Cheese making has been around for thousands of years. Although there is no definitive evidence, many experts believe that the history of cheese making began in Europe, or Central Asia, the Middle East, or the Sahara. It is presumed that cheese was likely a result of storing and transporting milk in bladders made from ruminants’ stomach, as their inherent supply of rennet also resulted in curdling.
However, the earliest evidence of cheese making has been found in clay sieves in Kujawy, Poland and the Dalmation coast in Croatia, which have been carbon-dated to be over 7,000 years old. In Lake Neuchatel, Switzerland, pieces of holed pottery, which pre-dates 6000 BC were discovered in Urnfield pile-dwellings. The holed pottery is believed to be strainers.
Many experts believe that cheese making may have begun by the pressing and salting of curdled milk, for preservation purposes. Animal skins and inflated internal organs were used as storage vessels for a variety of food.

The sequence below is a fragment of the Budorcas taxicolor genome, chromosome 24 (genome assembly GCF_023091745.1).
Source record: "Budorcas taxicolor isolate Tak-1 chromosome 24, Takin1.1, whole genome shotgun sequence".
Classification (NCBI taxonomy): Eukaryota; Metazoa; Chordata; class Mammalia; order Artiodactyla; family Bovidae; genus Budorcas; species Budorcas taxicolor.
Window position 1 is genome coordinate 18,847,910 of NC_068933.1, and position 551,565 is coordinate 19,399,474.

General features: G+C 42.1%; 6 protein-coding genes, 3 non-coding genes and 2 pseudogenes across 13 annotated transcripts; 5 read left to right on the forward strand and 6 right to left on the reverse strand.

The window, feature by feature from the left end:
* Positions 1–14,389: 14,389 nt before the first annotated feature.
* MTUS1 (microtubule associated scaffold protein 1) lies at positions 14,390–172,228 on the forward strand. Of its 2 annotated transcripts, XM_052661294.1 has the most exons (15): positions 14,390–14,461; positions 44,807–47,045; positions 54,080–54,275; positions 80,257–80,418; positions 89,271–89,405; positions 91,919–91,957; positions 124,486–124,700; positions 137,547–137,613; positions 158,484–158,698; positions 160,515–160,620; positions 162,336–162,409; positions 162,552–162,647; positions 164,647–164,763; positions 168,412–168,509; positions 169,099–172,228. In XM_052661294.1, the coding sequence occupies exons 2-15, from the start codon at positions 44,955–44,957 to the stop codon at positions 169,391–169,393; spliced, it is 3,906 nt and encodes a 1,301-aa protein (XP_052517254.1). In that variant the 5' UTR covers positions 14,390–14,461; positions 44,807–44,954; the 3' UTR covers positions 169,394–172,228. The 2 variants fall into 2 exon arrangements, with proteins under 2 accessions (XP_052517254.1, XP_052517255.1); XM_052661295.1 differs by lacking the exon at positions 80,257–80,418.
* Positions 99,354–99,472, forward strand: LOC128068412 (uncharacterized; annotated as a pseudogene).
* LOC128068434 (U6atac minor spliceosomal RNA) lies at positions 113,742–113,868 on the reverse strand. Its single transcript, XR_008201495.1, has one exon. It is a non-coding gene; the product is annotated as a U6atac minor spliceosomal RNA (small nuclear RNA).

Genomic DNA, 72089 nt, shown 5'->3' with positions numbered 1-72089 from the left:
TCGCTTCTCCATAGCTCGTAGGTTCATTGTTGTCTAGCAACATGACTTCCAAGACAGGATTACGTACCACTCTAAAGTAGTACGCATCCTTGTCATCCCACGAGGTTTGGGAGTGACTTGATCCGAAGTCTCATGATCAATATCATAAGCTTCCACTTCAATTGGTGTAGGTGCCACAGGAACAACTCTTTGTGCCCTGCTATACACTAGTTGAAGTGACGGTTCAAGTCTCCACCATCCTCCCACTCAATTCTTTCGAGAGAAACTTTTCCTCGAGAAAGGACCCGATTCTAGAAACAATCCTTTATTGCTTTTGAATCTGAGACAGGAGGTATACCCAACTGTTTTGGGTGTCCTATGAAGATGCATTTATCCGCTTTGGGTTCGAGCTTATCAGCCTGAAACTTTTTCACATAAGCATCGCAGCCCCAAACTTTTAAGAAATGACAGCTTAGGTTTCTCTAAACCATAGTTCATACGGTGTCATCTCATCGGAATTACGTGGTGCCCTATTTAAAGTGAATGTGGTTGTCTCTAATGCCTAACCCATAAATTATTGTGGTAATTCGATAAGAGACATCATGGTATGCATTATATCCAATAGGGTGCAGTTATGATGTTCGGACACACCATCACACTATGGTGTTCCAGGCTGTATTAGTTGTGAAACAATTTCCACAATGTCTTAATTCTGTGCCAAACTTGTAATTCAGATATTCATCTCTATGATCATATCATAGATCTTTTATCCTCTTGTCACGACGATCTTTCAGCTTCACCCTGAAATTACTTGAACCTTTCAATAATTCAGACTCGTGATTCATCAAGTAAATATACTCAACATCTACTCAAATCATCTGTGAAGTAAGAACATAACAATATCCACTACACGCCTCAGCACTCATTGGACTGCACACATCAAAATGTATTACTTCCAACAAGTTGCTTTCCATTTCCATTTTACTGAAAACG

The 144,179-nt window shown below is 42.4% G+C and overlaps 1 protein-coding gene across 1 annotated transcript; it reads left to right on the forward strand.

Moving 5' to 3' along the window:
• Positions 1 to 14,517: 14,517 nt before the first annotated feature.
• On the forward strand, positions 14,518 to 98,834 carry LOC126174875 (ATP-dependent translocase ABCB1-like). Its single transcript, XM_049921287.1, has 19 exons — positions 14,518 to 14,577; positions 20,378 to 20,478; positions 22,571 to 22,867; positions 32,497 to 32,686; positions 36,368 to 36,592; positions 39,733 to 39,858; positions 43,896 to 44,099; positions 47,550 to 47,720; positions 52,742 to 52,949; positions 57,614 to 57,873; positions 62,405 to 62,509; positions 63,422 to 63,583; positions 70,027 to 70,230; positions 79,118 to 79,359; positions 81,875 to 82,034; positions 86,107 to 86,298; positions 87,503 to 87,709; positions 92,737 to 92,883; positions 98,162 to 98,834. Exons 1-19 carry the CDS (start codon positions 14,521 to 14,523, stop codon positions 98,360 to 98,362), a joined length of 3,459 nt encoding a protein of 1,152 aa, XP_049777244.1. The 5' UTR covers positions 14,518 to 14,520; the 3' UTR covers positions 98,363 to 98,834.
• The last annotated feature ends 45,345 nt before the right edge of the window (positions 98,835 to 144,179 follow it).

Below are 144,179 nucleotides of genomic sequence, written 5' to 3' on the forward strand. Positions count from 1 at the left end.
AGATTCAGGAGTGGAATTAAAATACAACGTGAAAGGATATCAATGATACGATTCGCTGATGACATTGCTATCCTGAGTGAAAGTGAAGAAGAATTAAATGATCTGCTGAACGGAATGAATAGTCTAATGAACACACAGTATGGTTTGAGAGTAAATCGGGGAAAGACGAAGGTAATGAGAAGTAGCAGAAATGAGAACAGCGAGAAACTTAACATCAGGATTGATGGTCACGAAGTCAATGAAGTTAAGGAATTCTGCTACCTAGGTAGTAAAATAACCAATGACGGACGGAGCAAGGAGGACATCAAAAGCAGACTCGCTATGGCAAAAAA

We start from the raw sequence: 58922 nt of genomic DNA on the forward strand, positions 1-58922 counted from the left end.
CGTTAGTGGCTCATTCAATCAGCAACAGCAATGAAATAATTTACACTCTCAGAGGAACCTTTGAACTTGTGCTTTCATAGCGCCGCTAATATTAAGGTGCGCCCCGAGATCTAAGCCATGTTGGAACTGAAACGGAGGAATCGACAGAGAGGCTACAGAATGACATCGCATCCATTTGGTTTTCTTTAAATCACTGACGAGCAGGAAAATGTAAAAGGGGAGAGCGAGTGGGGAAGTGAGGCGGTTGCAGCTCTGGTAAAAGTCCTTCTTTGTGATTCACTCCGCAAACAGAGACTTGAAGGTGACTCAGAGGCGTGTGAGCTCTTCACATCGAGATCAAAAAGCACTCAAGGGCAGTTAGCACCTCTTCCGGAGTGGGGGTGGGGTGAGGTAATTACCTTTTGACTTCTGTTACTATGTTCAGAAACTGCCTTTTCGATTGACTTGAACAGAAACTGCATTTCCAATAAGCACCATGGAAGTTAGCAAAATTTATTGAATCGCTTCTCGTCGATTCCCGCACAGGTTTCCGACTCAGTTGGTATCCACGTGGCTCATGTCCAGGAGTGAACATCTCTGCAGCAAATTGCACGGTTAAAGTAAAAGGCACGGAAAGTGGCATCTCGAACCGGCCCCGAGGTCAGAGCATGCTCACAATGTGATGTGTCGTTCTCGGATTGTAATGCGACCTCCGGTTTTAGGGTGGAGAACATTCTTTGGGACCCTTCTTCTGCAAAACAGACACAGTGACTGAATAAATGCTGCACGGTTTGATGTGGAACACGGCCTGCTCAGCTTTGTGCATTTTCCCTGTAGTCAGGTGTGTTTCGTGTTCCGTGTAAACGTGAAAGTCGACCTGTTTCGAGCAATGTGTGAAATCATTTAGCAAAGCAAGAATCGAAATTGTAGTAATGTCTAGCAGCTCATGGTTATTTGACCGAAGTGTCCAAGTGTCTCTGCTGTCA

By using an animal’s stomach to curd milk, it made the curds become more solid and have better texture, which may have led to the creation of rennet.
Dairying has existed since 4000 BC in the grasslands of the Sahara. Hard salted cheese may have accompanied the beginning of dairying because this is the only form wherein milk can be kept in a hot climate. Because Europe has a cooler climate than the Middle East, the cheese made in this region required less salt to preserve.
The Sumerian cuneiform texts from the Third Dynasty of UR is known as the earliest evidence of cheese. It is dated at the early second millennium BC. Many experts believe that the cheeses those days were sour and salty, and they have similar texture to the feta cheese. The Linear B tablets from the Late Bronze Age Minoan-Mycenaean Crete, contains an inventory of cheese. Meanwhile, in an Arab legend, it is believed that the discovery of cheese is due to an Arab trader who used cheese-making method to store milk.
While the beginning of cheese-making is not definite, this age old tradition has been continued today and the people’s love for cheese has been passed down through generations. In addition, with the advancement in technology, creating cheese has not only become faster, but more convenient as well.
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